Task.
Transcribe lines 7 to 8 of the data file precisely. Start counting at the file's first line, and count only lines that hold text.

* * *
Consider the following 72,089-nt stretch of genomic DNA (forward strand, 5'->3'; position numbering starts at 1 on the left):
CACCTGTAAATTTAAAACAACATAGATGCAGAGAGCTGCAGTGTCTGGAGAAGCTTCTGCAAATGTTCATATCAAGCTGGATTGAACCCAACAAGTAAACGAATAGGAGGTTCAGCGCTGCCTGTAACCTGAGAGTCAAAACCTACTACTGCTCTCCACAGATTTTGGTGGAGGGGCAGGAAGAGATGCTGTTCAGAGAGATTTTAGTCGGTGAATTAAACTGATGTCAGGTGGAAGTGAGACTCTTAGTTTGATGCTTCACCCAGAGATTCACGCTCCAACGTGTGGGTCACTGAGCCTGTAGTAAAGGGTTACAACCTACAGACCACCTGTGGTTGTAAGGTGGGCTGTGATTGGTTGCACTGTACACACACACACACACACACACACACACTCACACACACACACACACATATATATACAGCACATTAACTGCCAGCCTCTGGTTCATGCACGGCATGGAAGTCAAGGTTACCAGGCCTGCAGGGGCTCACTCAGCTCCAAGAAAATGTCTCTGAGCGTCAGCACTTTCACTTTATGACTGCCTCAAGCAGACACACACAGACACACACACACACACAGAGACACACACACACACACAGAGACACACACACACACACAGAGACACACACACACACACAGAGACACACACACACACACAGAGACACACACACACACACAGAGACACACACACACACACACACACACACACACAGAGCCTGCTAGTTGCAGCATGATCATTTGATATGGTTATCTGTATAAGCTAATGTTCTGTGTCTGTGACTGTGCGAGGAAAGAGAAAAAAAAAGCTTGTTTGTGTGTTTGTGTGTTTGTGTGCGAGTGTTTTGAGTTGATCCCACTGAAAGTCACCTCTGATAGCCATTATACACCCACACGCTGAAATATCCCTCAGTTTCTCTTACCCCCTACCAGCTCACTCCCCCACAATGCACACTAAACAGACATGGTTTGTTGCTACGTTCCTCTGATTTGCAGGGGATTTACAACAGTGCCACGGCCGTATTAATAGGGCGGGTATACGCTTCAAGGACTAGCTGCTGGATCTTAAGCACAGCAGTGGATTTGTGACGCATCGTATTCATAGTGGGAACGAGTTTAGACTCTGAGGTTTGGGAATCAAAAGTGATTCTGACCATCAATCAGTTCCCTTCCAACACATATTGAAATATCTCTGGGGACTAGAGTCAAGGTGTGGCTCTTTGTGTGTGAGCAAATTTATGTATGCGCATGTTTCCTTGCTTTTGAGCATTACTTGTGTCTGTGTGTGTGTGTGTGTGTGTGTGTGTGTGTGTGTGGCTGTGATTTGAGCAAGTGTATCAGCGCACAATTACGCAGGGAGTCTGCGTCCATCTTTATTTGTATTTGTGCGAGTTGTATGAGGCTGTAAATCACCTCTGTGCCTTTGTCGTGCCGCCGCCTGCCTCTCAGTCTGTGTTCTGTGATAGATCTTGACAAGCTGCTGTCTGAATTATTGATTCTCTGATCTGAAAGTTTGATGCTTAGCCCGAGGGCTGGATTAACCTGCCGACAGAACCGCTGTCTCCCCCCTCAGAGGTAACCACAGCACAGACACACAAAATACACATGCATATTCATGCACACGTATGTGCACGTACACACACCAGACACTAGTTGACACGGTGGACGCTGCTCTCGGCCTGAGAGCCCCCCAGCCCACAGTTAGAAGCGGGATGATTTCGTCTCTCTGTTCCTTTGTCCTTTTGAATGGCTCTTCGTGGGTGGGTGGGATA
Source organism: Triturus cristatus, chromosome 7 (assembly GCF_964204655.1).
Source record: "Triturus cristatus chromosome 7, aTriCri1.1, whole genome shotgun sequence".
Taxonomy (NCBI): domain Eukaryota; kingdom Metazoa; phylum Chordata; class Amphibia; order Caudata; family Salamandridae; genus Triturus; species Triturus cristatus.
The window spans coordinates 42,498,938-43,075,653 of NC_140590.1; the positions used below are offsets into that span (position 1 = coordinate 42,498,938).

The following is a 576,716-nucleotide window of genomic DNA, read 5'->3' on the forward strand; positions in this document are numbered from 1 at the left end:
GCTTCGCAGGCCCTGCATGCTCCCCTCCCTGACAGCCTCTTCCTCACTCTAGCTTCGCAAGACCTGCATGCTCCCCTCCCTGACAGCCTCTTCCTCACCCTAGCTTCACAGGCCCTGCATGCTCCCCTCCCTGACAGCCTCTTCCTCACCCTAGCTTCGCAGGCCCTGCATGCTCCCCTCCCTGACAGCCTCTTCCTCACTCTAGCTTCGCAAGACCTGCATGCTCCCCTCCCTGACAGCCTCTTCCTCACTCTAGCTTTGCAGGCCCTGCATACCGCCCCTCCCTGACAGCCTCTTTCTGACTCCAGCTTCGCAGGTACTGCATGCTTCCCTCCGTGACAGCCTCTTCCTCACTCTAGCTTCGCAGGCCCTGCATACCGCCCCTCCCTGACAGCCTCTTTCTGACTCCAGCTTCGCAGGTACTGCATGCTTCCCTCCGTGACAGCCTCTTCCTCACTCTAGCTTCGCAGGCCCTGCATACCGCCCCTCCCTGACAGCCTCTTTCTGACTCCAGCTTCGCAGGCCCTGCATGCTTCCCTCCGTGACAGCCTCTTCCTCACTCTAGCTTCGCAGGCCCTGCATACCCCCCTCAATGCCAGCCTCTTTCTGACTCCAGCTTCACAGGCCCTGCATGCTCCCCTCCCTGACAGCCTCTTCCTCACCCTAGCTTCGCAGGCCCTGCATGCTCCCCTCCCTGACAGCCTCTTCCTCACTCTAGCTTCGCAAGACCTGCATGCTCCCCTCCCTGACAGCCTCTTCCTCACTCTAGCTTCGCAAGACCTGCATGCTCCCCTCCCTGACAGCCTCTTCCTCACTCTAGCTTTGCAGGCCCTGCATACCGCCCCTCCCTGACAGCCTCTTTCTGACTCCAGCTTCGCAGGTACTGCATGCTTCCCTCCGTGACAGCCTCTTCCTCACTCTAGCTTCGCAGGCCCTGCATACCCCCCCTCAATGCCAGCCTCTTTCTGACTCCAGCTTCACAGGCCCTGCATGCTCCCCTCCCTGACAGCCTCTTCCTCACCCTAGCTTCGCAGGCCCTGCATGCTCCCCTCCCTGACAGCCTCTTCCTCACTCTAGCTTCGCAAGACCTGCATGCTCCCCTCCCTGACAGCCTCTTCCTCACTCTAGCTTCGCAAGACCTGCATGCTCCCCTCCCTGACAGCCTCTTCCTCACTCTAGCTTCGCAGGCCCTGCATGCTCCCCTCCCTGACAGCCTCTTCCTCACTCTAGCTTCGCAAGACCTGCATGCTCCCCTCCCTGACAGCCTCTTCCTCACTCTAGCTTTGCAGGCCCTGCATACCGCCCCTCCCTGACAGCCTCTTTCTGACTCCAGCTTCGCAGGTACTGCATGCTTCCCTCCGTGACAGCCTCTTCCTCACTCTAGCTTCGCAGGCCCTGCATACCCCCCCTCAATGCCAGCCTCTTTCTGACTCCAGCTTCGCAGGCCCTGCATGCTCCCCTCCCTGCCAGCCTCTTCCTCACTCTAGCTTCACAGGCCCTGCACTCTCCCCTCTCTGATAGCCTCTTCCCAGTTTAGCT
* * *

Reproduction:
The following is a 576,716-nucleotide window of genomic DNA, read 5'->3' on the forward strand; positions in this document are numbered from 1 at the left end:
GCTTCGCAGGCCCTGCATGCTCCCCTCCCTGACAGCCTCTTCCTCACTCTAGCTTCGCAAGACCTGCATGCTCCCCTCCCTGACAGCCTCTTCCTCACCCTAGCTTCACAGGCCCTGCATGCTCCCCTCCCTGACAGCCTCTTCCTCACCCTAGCTTCGCAGGCCCTGCATGCTCCCCTCCCTGACAGCCTCTTCCTCACTCTAGCTTCGCAAGACCTGCATGCTCCCCTCCCTGACAGCCTCTTCCTCACTCTAGCTTTGCAGGCCCTGCATACCGCCCCTCCCTGACAGCCTCTTTCTGACTCCAGCTTCGCAGGTACTGCATGCTTCCCTCCGTGACAGCCTCTTCCTCACTCTAGCTTCGCAGGCCCTGCATACCGCCCCTCCCTGACAGCCTCTTTCTGACTCCAGCTTCGCAGGTACTGCATGCTTCCCTCCGTGACAGCCTCTTCCTCACTCTAGCTTCGCAGGCCCTGCATACCGCCCCTCCCTGACAGCCTCTTTCTGACTCCAGCTTCGCAGGCCCTGCATGCTTCCCTCCGTGACAGCCTCTTCCTCACTCTAGCTTCGCAGGCCCTGCATACCCCCCTCAATGCCAGCCTCTTTCTGACTCCAGCTTCACAGGCCCTGCATGCTCCCCTCCCTGACAGCCTCTTCCTCACCCTAGCTTCGCAGGCCCTGCATGCTCCCCTCCCTGACAGCCTCTTCCTCACTCTAGCTTCGCAAGACCTGCATGCTCCCCTCCCTGACAGCCTCTTCCTCACTCTAGCTTCGCAAGACCTGCATGCTCCCCTCCCTGACAGCCTCTTCCTCACTCTAGCTTTGCAGGCCCTGCATACCGCCCCTCCCTGACAGCCTCTTTCTGACTCCAGCTTCGCAGGTACTGCATGCTTCCCTCCGTGACAGCCTCTTCCTCACTCTAGCTTCGCAGGCCCTGCATACCCCCCCTCAATGCCAGCCTCTTTCTGACTCCAGCTTCACAGGCCCTGCATGCTCCCCTCCCTGACAGCCTCTTCCTCACCCTAGCTTCGCAGGCCCTGCATGCTCCCCTCCCTGACAGCCTCTTCCTCACTCTAGCTTCGCAAGACCTGCATGCTCCCCTCCCTGACAGCCTCTTCCTCACTCTAGCTTCGCAAGACCTGCATGCTCCCCTCCCTGACAGCCTCTTCCTCACTCTAGCTTCGCAGGCCCTGCATGCTCCCCTCCCTGACAGCCTCTTCCTCACTCTAGCTTCGCAAGACCTGCATGCTCCCCTCCCTGACAGCCTCTTCCTCACTCTAGCTTTGCAGGCCCTGCATACCGCCCCTCCCTGACAGCCTCTTTCTGACTCCAGCTTCGCAGGTACTGCATGCTTCCCTCCGTGACAGCCTCTTCCTCACTCTAGCTTCGCAGGCCCTGCATACCCCCCCTCAATGCCAGCCTCTTTCTGACTCCAGCTTCGCAGGCCCTGCATGCTCCCCTCCCTGCCAGCCTCTTCCTCACTCTAGCTTCACAGGCCCTGCACTCTCCCCTCTCTGATAGCCTCTTCCCAGTTTAGCT